Aid agencies fear deepening Palestinian food insecurity

The heads of two United Nations aid agencies have expressed their alarm over the worsening food insecurity in the West Bank and Gaza, where one in three Palestinian households now struggle to feed their families.

Initial findings of a UN survey carried out in the impoverished region found that 34 per cent of households did not have access to sufficient food in 2012.

This represents a “dramatic” rise from 27 per cent in 2011, the main UN humanitarian agency for Palestinians (UNRWA) and the World Food Programme (WFP) said in a joint statement.

“High food prices and low wages mean that 1.6 million Palestinians don’t know where their next meal is coming from,” said Ertharin Cousin, executive director of WFP, which supports more than 600,000 households in Palestine. “Food security is security,” Cousin said. “It is a vital component for sustained peace across the region.”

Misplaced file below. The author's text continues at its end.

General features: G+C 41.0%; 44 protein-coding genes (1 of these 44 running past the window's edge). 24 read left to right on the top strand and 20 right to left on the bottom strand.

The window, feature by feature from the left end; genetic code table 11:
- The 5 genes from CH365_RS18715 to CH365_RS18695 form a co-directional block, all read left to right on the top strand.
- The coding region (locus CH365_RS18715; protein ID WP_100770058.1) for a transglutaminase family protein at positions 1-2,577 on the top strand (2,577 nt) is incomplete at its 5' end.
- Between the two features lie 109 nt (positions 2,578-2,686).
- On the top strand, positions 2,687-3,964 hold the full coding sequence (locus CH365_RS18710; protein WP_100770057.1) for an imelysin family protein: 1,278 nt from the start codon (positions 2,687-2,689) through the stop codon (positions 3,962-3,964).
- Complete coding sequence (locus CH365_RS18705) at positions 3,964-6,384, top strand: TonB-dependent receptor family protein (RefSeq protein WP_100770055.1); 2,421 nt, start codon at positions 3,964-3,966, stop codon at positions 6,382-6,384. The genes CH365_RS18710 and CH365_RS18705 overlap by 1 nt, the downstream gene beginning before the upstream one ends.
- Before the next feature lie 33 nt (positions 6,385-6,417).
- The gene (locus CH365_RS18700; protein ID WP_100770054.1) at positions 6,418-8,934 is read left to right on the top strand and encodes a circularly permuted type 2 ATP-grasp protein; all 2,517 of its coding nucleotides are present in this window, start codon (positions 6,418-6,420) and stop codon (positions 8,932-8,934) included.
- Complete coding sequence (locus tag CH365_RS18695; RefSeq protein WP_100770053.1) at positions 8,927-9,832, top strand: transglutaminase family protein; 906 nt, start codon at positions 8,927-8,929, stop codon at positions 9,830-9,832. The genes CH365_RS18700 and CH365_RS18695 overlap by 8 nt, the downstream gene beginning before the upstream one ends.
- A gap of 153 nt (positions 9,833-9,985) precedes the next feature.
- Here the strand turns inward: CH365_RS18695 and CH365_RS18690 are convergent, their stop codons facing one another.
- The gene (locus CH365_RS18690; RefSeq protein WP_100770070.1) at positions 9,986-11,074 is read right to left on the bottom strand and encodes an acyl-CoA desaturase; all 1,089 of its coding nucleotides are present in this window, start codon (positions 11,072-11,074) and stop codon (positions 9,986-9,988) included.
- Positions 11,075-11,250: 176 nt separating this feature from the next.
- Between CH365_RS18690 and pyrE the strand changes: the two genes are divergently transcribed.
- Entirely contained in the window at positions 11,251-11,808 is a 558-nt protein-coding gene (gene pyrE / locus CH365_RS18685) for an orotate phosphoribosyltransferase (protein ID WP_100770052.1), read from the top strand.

The worsening food situation is a result of Palestine’s high unemployment rates and stagnant economic growth, which are underpinned by the continued Israeli occupation of the West Bank and the six-year blockade of Gaza.

The International Labour Organisation (ILO) in June warned that Palestine’s fiscal crisis was rapidly turning into an economic and social catastrophe, and called on Israel to lift its restrictions on movement, employment and economic activity.

“The continuing occupation and expanding settlement activity are blocking the Palestinian economy, particularly its private sector, from significant progress,” said ILO director-general Guy Ryder. “This calls for Israel not only to relax the application of restrictions on people and businesses, but to lift them altogether, thus enabling the Palestinian economy to grow and generate decent jobs.”

Unemployment in Palestine rose by 15.3 per cent between 2011 and 2013, according to ILO data, reaching around 23 per cent of the workforce.

The situation is particularly acute in Gaza, where unemployment has reached 31 per cent and is almost 50 per cent among women.